Ping Ze 平仄
Graphic Design, Calligraphy, Bookbinding
A Master's thesis project for the MFA Graphic Design program at Boston University, Boston, USA.
This project investigates the classical Chinese ci poetry, and explores how to translate abstract literary and phonological concepts into visual elements, in order to make them more accessible to the audience regardless of their knowledge of the Chinese language.
In Middle Chinese, all of the Chinese characters are divided into two groups based on their tones: ping, literally “level”, meaning no pitch changes when the character is pronounced; and ze, literally “oblique”, meaning with pitch changes when pronounced. This idea of ping vs. ze is especially important to the ci poetry, because a series of metric patterns, referred to as "tunes", regulate the tone of each character in a poem: whether it needs to be a ping character or a ze one. Each of these tunes is associated with a title, called cipai, which serves as a code name, since usually the title does not describe the tune itself and has nothing to do with the content of the actual poem.
This project includes a series of posters that seek to visually represent the pingze patterns of a selection of tunes, as well as the disconnection between the tune titles and their meanings. A system of stripe patterns was developed based on the symbols that represent Yin and Yang in I Ching, in order to visualize the phonological patterns of pingze in each tune. The tune title is then written in cursive calligraphy, to render them illegible and abstract, and thus distant them from their meanings. Additional information is also provided regarding the origins of the tune titles.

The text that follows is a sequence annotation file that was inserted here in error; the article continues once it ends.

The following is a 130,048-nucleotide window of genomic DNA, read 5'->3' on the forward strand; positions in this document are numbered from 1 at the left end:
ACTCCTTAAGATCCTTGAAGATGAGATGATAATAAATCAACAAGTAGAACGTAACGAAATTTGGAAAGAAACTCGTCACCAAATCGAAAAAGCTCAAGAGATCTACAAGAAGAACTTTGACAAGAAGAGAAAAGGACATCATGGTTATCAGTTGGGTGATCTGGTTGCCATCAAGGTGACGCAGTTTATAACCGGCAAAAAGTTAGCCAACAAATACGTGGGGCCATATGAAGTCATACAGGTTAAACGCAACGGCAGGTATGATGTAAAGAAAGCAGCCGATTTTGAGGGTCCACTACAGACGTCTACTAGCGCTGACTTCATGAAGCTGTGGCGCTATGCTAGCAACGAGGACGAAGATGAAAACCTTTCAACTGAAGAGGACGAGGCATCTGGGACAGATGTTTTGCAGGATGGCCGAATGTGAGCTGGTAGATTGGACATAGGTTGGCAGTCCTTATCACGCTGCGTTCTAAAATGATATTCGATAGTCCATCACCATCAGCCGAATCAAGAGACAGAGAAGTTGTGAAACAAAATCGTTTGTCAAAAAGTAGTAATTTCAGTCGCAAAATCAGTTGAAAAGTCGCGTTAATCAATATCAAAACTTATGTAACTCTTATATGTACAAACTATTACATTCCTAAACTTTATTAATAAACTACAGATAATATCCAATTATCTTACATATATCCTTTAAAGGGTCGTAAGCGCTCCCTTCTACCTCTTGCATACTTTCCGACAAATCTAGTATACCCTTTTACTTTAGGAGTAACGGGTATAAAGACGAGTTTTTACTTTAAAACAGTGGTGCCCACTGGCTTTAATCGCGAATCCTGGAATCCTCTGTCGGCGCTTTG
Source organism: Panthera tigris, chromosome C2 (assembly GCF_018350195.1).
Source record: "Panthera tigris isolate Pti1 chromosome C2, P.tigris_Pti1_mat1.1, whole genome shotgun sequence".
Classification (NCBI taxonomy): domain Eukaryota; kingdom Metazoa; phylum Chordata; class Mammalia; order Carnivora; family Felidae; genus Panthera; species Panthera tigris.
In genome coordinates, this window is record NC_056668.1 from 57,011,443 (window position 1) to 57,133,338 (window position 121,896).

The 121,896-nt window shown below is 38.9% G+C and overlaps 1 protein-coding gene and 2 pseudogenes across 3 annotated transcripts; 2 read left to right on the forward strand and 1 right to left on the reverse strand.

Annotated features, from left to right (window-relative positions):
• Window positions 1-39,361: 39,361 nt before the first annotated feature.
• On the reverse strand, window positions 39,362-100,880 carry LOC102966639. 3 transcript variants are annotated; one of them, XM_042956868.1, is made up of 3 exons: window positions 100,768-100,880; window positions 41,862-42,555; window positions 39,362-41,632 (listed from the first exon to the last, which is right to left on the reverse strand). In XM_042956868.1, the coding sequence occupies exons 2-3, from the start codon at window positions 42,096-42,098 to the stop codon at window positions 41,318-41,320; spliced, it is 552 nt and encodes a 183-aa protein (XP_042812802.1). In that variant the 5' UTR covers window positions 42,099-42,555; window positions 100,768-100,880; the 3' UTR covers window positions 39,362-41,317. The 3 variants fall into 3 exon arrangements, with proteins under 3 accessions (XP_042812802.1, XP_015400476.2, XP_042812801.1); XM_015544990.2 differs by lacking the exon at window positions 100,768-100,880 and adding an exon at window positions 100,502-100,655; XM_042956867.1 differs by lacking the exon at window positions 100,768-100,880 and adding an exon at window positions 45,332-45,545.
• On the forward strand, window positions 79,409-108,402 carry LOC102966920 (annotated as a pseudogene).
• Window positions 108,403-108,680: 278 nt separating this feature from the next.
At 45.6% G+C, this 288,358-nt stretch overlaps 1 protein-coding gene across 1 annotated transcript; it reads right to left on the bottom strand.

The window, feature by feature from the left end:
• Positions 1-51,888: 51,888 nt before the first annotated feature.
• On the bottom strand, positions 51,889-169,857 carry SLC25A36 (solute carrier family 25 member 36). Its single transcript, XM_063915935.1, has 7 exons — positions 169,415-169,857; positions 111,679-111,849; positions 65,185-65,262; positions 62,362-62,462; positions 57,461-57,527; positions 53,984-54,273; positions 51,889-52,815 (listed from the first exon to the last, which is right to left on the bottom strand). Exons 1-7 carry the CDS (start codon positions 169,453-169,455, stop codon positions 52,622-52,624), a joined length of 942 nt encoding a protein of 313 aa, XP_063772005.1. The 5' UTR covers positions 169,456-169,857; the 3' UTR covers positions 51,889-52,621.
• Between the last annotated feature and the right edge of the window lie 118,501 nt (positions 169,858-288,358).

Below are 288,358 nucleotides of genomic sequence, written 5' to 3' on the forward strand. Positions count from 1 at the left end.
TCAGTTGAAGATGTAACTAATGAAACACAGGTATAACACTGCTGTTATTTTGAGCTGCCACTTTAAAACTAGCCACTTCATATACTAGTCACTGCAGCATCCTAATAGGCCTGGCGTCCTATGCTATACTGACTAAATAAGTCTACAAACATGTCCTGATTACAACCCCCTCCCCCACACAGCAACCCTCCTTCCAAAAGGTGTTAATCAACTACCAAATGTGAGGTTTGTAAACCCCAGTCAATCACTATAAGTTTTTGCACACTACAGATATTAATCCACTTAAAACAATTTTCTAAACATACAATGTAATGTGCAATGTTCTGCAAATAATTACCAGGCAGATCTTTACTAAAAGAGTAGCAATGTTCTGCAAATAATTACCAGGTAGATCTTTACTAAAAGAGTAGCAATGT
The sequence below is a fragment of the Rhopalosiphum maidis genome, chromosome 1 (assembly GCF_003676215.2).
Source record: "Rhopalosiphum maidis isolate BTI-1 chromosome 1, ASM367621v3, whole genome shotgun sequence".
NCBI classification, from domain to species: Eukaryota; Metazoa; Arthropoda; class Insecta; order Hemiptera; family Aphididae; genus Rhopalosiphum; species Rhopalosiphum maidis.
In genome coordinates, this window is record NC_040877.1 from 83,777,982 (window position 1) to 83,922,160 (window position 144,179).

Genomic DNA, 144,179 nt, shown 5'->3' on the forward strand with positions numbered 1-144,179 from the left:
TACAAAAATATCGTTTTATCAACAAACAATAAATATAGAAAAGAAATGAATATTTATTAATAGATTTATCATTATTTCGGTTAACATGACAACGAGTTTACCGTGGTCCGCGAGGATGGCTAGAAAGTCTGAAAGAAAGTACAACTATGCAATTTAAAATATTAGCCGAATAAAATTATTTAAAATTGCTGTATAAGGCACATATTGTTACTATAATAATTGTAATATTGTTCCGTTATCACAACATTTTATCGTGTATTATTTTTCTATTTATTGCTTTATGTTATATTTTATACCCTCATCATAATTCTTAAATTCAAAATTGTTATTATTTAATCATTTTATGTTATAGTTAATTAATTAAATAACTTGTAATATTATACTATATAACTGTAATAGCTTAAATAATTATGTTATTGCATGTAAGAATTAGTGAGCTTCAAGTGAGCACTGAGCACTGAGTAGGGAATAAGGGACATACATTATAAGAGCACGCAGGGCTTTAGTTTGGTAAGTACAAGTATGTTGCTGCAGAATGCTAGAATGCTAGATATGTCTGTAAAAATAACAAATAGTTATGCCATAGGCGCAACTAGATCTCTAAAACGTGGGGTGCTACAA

A scroll book accompanies the series of posters, compiling the historical research done throughout the design process, in order to provide more background information to the audience. The book is bound in the traditional dragon scale binding to reflect the subject of the project, as the majority of preserved dragon scale books are rhyming dictionaries used to regulate the pronunciations of the Chinese language at the time, as well as to guide the composition of classical poetry.
The project was first exhibited during the Boston University 2018 MFA Thesis Show, at the Stone Gallery, in April 2018.